Jamaica Inn – Daphne du Maurier

This is the story of Mary Yellan, 23 and orphaned she goes to live with her Aunt Patience who she remembers to be full of life and her new husband Joss Merlyn at Jamaica Inn on the Bodmin Moor.  What Mary finds when she gets there is something she could never believed. Patience is nothing like the aunt she remembers in fact Patience is a mere shadow of herself, someone who stands behind her husband the larger than life Joss Merlyn who runs Jamaica Inn. Joss though is a large presence in life, in everyone’s face, in business that is not legal, in fact for me he was what made Jamaica Inn large on the landscape of Bodmin Moor.

Mary knows something goes on at the Inn, she is alerted to that fact immediately by the coach reluctantly stopping there, her uncle reiterates that point by telling her that she will sleep with a pillow over head so as to not hear what goes on. Mary vows to seek justice for such a life, where she knows this is not the place for her and thus rescue her aunt and move to a less desolate landscape and prospects.

Upon discovery of the ‘real’ use of the inn, smuggling, Mary is thrown into another world where she fights for survival. The landscape is against her, her uncle is against her and she also discovers that her heart is against her. What path will she chose to take?

If you have not read this book, then I think you have missed out on some excellent writing and an atmospheric novel that made me feel quite bleak in its telling, but so tenacious that I had to keep reading, I wanted to know what happened. The history of the actual Jamaica Inn, which still exists today and the history of smuggling which did go on made for me the story all the more interesting.  I could feel the darkness of Jamaica Inn, I could smell what Mary could smell and I felt the driving rain seeping into my bones as she goes about the surrounding moors, searching for something. The violent actions of the characters, the landscape and the criminals are very descriptive and it draws the reader in.

Whether Mary finds what she is searching for or not I think is up to the reader to draw their own conclusions by the end of the novel. I approached Rebecca in the same way. I think du Maurier has a skill in leading the reader through such a tightly twisted and dark story, that perhaps each reader draws different conclusions. Is this a gothic novel, is it a mystery, is it a romance or is it all three? To be honest it does not matter it is a du Maurier.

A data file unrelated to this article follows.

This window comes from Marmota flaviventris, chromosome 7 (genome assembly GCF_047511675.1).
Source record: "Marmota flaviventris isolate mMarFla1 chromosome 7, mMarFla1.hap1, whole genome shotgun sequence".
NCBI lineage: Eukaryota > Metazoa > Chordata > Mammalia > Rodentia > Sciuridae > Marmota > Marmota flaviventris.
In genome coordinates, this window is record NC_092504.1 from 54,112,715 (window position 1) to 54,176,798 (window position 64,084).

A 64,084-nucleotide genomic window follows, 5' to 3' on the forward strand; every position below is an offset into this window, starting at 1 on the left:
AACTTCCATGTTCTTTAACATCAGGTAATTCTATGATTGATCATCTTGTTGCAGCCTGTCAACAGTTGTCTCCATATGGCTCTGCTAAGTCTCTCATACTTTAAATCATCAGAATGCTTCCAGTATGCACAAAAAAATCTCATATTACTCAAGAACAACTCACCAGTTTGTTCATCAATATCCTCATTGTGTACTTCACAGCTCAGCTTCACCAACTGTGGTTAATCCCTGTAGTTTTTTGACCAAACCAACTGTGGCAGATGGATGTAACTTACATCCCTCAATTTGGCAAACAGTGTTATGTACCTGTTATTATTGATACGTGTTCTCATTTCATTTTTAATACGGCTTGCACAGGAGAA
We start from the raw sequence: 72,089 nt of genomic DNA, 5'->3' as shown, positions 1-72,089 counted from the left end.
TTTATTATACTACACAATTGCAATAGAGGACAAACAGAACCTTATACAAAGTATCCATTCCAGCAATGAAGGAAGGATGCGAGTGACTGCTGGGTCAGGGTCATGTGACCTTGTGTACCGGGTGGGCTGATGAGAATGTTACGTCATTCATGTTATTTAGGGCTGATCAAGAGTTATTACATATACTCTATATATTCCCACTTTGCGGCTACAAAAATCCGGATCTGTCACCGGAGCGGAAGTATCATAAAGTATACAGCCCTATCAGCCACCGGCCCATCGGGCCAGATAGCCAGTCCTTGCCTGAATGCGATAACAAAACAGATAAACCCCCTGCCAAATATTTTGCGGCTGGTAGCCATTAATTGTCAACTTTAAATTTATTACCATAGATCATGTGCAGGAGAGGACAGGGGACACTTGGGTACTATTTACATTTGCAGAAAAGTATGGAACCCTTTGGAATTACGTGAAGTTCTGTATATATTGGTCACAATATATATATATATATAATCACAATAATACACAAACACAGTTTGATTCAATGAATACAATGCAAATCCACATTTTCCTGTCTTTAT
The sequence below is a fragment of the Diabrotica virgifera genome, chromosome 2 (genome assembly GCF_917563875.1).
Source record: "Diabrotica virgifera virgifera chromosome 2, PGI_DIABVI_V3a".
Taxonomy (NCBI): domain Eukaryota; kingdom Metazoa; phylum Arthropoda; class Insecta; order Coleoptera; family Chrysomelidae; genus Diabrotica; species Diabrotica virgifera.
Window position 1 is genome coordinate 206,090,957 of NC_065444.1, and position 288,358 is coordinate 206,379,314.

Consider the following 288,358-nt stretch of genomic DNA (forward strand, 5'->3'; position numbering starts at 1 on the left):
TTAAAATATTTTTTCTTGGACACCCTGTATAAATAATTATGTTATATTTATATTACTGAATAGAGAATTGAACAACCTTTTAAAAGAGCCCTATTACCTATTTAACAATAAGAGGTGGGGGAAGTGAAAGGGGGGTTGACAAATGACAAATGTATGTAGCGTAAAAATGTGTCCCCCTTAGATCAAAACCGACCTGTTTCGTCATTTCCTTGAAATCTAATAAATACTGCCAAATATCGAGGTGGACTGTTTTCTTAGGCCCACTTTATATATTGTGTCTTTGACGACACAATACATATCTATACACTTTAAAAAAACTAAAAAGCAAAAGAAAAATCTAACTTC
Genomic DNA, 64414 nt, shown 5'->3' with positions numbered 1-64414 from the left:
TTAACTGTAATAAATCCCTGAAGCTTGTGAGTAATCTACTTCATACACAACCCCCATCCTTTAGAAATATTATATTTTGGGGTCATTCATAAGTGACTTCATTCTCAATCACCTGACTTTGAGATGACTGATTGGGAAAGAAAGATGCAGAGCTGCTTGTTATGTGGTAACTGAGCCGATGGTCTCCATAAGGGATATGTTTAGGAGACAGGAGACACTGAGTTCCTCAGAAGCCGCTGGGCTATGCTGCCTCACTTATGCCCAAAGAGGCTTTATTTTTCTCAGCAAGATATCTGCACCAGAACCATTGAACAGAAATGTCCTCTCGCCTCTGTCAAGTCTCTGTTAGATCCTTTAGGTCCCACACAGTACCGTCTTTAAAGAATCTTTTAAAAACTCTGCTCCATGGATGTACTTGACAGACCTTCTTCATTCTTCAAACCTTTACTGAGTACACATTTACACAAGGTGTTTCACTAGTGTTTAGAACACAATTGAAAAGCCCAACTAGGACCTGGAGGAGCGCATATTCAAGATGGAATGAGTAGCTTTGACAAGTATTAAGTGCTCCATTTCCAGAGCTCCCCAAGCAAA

There are some wonderfully descriptive passages within this book, that with a review (posted on Amazon) it is sometimes too easy to just regurgitate the book for everyone to read. I think this is why I love being able to post my reviews on my blog and then ‘add’ a bit more to it. 

“It doesn’t do to be curious at Jamaica Inn, and I’ll have you remember that” (Uncle Joss Merlyn to Mary)

As soon as someone says do not be curious about what goes on, we all want to know what is going on and this line early in the book does this to Mary (and us as readers). She wants to know about Jamaica Inn and why a once loved place and stop for coaches has suddenly become the place to be feared. 

I confess there was another quote I wanted to share, and foolishly thought I would remember the page number and did not write it down. I should have written it down! I can imagine rereading this book, and will certainly share more passages. 

However I have enjoyed my time with Daphne du Maurier, and having only read Rebecca wanting to read some more was important. My mum has many if not all of her books at home and I have picked My Cousin Rachel next to read. 

As a little advert for a fellow blogger in October 2011, Simon of Savidge Reads and Polly of Novel Insights are hosting a Discovering Daphne Season, if you have the time pop over and have a look. 

8 thoughts on “Jamaica Inn – Daphne du Maurier

  1. Woo! I’m so glad that you’ve got back into Daphne – her books are amazing. My only caution is that, along with the two that you’ve read, Frenchman’s Creek and My cousin rachel, are definitely the best four, so you should spread them out amid some of her other books (which are still worth reading, just not quite as brlliant)

  2. I have never read this, although we used to pass the Jamaica Inn on our numerous visits to the Cornish coast (I wish we had stopped there).

  3. I absuletely loved Rebecca, and now I will definitely read this one too from what you’ve said about it! I especially like the idea that its based on a real inn. Like you said, that always makes books so much more interesting and real.

  4. I read this years ago and loved it. I remember it being very atmospheric, like most of du Maurier’s work. Your post has made me want to read it again! My Cousin Rachel is a great book too and I also really enjoyed The Scapegoat and The House on the Strand.

  5. I’ve read Jamaica Inn a few times now. I’ m really glad that you enjoyed it too. I read a blog recently and for some reason the blogger didn’t like it at all, it’s just as well we’re all different I suppose!
    I longed to get to Cornwall for years and made it there about ten years ago but when I saw Jamaica Inn I couldn’t go in because it looked so chocolate boxy with hanging baskets and flowers all over it. It just didn’t look like it should have looked, to me anyway!

  6. Weirdly enough, I found this hiding behind some other books on my parents’ bookshelves the other day. I haven’t read it, but I’ll certainly consider doing so now 🙂

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